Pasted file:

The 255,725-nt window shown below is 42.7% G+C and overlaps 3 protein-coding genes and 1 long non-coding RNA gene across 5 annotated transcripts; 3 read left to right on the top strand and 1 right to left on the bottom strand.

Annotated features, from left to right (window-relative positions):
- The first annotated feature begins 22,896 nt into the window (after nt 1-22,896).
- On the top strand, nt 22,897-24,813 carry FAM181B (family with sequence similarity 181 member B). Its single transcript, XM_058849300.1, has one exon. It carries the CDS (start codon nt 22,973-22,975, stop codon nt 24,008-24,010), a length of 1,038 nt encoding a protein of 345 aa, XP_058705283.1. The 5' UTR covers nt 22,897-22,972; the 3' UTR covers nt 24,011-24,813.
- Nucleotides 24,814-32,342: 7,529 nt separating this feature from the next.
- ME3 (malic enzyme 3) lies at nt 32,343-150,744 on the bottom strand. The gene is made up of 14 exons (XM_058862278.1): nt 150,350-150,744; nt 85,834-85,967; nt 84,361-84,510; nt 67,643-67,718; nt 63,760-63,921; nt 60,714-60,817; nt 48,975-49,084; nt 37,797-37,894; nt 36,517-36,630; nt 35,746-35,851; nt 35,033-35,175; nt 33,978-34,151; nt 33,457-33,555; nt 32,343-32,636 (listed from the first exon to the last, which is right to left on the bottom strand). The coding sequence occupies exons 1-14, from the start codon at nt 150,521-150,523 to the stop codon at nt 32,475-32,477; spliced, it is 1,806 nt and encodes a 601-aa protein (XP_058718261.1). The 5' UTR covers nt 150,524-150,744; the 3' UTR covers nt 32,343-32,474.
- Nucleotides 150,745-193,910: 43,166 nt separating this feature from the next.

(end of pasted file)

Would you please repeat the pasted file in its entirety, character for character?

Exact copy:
The 255,725-nt window shown below is 42.7% G+C and overlaps 3 protein-coding genes and 1 long non-coding RNA gene across 5 annotated transcripts; 3 read left to right on the top strand and 1 right to left on the bottom strand.

Annotated features, from left to right (window-relative positions):
- The first annotated feature begins 22,896 nt into the window (after nt 1-22,896).
- On the top strand, nt 22,897-24,813 carry FAM181B (family with sequence similarity 181 member B). Its single transcript, XM_058849300.1, has one exon. It carries the CDS (start codon nt 22,973-22,975, stop codon nt 24,008-24,010), a length of 1,038 nt encoding a protein of 345 aa, XP_058705283.1. The 5' UTR covers nt 22,897-22,972; the 3' UTR covers nt 24,011-24,813.
- Nucleotides 24,814-32,342: 7,529 nt separating this feature from the next.
- ME3 (malic enzyme 3) lies at nt 32,343-150,744 on the bottom strand. The gene is made up of 14 exons (XM_058862278.1): nt 150,350-150,744; nt 85,834-85,967; nt 84,361-84,510; nt 67,643-67,718; nt 63,760-63,921; nt 60,714-60,817; nt 48,975-49,084; nt 37,797-37,894; nt 36,517-36,630; nt 35,746-35,851; nt 35,033-35,175; nt 33,978-34,151; nt 33,457-33,555; nt 32,343-32,636 (listed from the first exon to the last, which is right to left on the bottom strand). The coding sequence occupies exons 1-14, from the start codon at nt 150,521-150,523 to the stop codon at nt 32,475-32,477; spliced, it is 1,806 nt and encodes a 601-aa protein (XP_058718261.1). The 5' UTR covers nt 150,524-150,744; the 3' UTR covers nt 32,343-32,474.
- Nucleotides 150,745-193,910: 43,166 nt separating this feature from the next.